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Yesterday I shared three reasons why many people come to worship every Sunday but choose not to participate in the church’s small group strategy (read part 1 here). I then introduced the idea of a Connection Group that will help alleviate these three fears of small group participation.
So how does a church launch a Connection Group? Here are some essentials:
- Promote the Connection Group from the pulpit for 3 Sundays before starting. Many people do not attend every week and this gives them a chance to register.
- Place registration cards in the worship bulletin.
- Select a “high-profile” person to lead the Connection Group and have them make the pulpit announcements.
- Email and call everyone that returns a registration card before the Connection Group begins.
The Group Experience
- Select a “reproducible” 6 week series. I prefer a DVD series and my favorite is John Ortberg’s The Life You’ve Always Wanted. The title needs to be a little catchy. More on the importance of the curriculum being reproducible later.
- Use nametags, and if possible, seat people at round tables that will serve about 5-7 people each.
- Greet people at the door when they arrive.
- Ask established adult Sunday School classes to provide a “brunch” the first 2-3 weeks that the Connection Group meets.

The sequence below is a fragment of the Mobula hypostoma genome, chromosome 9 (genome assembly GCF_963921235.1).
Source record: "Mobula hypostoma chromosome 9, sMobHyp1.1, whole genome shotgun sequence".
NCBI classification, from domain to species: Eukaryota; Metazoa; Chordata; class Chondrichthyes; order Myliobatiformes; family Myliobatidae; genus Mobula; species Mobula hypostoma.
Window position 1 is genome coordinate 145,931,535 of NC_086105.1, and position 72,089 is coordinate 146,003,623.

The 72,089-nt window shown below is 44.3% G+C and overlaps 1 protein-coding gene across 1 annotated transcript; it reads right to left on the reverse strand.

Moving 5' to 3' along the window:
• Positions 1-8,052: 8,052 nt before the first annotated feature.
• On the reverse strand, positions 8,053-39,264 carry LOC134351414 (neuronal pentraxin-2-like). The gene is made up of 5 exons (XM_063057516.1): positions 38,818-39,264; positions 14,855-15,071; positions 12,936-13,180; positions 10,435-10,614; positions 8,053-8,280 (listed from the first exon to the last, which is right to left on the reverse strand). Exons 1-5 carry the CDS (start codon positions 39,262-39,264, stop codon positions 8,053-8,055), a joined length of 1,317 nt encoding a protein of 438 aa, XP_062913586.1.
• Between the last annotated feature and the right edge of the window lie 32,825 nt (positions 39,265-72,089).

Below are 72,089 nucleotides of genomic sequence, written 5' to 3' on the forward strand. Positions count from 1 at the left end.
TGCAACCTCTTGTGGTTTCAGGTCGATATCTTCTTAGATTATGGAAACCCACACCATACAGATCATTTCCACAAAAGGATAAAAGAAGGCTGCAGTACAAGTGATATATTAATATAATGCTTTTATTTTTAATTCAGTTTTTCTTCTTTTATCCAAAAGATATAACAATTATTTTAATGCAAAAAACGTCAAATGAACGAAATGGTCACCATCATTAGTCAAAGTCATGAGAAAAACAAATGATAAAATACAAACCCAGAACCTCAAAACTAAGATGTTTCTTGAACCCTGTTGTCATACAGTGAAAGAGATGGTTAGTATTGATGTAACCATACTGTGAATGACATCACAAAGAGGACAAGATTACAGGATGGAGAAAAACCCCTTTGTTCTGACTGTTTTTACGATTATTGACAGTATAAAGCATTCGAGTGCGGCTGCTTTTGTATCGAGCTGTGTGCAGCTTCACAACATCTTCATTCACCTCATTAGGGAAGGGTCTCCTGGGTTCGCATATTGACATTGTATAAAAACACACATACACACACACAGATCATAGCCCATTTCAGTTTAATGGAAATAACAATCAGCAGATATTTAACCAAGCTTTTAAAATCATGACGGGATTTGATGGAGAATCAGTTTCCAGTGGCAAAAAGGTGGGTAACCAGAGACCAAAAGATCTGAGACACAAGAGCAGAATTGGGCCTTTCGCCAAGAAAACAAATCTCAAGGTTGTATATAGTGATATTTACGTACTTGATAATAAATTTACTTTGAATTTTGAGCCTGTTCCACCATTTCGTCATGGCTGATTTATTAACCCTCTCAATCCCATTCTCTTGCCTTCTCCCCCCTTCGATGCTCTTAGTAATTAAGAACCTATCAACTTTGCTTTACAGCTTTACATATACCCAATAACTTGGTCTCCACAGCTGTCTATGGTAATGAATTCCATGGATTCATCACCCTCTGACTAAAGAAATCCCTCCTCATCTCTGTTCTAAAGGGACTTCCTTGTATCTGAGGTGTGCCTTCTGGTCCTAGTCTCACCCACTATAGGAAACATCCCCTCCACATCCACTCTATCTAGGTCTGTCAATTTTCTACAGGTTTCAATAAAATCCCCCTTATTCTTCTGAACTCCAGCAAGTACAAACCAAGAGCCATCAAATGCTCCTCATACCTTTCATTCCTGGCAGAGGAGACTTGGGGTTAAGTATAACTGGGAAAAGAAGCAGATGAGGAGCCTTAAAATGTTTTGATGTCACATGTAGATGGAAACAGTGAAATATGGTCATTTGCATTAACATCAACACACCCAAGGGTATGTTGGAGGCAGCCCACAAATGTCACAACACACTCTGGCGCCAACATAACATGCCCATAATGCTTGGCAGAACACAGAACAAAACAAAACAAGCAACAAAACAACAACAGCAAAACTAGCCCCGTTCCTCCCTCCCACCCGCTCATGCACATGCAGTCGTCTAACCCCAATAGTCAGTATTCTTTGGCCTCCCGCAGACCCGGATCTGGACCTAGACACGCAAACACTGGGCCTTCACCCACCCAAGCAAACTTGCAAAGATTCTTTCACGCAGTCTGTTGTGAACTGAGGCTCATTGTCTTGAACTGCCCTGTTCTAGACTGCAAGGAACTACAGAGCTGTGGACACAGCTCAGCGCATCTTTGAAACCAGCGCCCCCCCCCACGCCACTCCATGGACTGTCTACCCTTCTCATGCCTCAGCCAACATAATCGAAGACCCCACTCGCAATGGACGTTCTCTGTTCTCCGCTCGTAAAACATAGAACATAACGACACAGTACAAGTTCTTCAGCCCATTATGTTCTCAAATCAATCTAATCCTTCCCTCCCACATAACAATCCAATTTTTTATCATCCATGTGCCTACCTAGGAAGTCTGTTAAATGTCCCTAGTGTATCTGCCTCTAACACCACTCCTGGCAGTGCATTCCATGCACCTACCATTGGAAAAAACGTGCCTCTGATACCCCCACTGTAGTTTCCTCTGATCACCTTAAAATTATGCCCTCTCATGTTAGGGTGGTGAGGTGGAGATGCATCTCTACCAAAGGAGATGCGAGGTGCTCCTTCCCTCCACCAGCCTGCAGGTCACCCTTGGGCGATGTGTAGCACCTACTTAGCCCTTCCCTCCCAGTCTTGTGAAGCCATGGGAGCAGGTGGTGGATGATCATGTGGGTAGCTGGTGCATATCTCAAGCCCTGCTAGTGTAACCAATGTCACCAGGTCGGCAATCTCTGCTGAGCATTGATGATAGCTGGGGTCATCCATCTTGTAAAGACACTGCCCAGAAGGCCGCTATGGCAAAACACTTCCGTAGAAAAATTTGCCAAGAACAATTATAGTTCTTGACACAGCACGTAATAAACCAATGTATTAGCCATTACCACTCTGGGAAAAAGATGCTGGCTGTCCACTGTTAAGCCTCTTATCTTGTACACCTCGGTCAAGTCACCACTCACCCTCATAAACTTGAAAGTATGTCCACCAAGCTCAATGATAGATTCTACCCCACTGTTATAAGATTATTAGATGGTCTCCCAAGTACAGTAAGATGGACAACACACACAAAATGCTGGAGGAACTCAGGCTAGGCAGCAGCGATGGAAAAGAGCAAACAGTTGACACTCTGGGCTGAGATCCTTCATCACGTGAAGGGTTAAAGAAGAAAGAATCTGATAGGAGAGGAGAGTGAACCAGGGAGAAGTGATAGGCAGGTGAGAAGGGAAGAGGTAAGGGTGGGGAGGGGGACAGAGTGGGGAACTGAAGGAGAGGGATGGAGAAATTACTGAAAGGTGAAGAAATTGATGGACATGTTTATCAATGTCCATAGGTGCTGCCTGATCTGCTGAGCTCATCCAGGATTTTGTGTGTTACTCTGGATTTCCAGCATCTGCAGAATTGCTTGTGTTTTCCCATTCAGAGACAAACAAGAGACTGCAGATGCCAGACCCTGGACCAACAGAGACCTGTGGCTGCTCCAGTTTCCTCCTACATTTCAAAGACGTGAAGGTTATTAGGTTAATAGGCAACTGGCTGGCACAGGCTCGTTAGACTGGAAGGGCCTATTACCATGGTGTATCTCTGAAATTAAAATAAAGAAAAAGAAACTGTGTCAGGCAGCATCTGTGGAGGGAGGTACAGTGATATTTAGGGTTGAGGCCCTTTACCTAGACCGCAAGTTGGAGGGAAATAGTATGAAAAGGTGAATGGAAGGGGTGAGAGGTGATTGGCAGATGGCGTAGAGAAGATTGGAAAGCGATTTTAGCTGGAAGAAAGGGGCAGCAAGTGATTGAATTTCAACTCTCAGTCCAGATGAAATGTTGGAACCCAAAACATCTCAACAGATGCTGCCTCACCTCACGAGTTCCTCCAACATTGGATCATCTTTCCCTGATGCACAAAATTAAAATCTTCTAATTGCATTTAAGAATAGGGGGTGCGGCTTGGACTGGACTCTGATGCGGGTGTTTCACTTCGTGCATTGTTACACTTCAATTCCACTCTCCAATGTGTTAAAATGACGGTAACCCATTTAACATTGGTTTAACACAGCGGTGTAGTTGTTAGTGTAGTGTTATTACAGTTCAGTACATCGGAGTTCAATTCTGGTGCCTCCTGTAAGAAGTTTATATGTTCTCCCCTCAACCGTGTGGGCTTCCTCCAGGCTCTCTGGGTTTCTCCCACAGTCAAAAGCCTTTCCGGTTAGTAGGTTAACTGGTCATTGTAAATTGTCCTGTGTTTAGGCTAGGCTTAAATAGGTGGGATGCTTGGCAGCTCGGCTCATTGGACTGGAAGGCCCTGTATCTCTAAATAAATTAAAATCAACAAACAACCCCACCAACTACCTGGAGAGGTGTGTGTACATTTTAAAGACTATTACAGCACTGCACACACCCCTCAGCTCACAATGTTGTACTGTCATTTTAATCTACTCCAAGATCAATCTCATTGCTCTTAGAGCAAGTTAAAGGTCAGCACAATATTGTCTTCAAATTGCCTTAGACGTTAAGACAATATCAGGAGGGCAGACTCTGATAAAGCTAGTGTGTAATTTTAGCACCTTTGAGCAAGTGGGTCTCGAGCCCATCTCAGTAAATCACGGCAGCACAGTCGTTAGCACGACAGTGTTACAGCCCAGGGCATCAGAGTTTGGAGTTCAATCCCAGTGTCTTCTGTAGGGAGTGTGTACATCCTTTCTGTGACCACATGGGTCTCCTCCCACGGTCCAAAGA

- Be sure to have enough books on hand. Either sell or give the books away at the first meeting.
- After introductions, have an icebreaker each week to help people get to know each other.
- Play the DVD
- Following the DVD, have group discussion around the tables.
- Have them share what they learned at the their table with everyone.
- Conclude with prayer requests (either at tables or as a group).
Planning for the future
- During the first meeting, ask for volunteers to serve as greeters at the door to welcome everyone.
- Table facilitators. Originally, I’ve asked for volunteers from other established groups to serve as table facilitators and gotten pathetic responses. Instead, when the Connection Group begins – observe who rises to the top to lead at each table and ask them to become official table facilitators; or ask the people at the table itself to choose their own leader.
- After the first 2-3 weeks, begin asking for volunteers to bring the brunch each week.
- Over the course of six weeks, gradually move the responsibility of the group meetings from the leader to the group so that by the last meeting, the group is self-supporting.
- The ultimate strategy is to turn this 6 week group into an ongoing Sunday School group or small group.
- It is vital that the curriculum be reproducible. A 45 minute sermon by the pastor or leader is not a teaching style that is reproducible. This is the main reason why I encourage you to use a 6 week DVD series – it is a reproducible model. Almost anyone can turn on a monitor, push “play”, and then lead a discussion of 5-6 questions.
- The goal is for the leader to lead the group for six weeks, and then hand off the group to one or more of the leaders who have emerged from within the group (usually as table group leaders). The members that want to keep meeting form an ongoing Sunday School or small group.
- Leaders of the new group(s) will model their leadership from the style of the leader of the Connection Group (so do it right!).
- Using this model, a pastor could effectively start one or two new groups a year.
Another idea is to start a Connection Group immediately after a Discovery Class or New Members class so that these people are quickly directed into group life.